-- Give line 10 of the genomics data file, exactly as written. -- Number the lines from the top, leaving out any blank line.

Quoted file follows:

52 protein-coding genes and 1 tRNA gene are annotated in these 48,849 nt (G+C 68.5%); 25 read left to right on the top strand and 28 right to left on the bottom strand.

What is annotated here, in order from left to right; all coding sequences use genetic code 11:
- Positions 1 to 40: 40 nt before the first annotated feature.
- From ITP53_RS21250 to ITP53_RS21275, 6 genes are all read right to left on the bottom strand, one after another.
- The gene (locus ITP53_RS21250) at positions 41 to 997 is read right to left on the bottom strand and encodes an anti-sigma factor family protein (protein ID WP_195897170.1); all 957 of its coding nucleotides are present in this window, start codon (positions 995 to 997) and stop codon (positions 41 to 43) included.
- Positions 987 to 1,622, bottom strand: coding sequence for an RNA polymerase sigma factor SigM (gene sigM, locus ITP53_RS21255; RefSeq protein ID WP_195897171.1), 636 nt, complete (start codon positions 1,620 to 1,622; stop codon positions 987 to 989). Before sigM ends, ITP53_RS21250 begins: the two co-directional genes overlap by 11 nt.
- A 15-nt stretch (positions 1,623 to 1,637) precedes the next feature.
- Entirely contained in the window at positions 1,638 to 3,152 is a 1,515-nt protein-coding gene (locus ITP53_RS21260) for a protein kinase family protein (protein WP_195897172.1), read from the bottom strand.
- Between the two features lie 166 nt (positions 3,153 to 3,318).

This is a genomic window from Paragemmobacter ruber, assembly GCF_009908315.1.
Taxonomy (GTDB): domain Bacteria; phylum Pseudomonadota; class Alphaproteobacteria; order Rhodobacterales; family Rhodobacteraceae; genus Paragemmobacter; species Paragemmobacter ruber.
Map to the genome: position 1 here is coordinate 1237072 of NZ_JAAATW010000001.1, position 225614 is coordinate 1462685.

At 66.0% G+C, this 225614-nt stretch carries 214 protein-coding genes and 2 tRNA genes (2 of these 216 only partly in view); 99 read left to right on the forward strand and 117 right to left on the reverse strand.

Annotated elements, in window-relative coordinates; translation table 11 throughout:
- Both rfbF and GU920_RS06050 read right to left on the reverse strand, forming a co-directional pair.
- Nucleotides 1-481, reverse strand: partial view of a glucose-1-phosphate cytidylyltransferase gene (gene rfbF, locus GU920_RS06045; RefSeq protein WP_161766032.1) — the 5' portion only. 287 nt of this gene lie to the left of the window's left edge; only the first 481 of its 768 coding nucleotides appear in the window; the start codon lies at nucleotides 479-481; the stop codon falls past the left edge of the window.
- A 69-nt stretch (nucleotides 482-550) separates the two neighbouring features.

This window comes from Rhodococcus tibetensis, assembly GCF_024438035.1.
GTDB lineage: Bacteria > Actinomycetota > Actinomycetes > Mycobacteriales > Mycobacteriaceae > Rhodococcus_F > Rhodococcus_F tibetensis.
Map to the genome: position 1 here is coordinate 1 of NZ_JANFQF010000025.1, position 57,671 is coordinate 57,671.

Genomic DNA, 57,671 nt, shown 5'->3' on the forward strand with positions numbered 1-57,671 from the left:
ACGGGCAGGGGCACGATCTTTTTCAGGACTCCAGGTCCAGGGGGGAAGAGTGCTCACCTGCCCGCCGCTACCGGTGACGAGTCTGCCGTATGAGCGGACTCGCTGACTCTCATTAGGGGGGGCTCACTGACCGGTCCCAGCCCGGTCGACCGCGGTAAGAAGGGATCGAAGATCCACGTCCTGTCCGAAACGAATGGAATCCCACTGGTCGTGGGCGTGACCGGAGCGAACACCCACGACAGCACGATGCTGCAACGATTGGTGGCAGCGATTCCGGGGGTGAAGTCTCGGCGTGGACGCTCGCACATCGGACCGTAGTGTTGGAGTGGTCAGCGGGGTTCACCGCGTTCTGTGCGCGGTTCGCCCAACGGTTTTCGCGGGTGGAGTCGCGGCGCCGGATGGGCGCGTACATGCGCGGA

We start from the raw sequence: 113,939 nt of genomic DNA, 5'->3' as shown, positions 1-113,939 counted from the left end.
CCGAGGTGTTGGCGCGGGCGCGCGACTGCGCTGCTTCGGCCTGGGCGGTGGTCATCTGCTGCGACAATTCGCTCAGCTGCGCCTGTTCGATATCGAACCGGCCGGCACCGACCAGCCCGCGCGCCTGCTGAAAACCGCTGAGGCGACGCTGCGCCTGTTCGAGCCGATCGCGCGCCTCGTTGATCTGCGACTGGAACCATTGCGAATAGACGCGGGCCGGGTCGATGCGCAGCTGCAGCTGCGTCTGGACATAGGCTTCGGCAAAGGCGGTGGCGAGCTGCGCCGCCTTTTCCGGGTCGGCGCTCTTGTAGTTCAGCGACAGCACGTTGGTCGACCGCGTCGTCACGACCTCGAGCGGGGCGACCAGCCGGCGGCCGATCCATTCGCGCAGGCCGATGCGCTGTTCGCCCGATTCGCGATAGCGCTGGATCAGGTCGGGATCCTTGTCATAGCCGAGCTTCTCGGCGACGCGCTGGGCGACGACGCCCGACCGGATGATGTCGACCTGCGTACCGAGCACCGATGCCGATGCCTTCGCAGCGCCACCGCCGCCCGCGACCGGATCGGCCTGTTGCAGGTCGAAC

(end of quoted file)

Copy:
This is a genomic window from Paragemmobacter ruber, assembly GCF_009908315.1.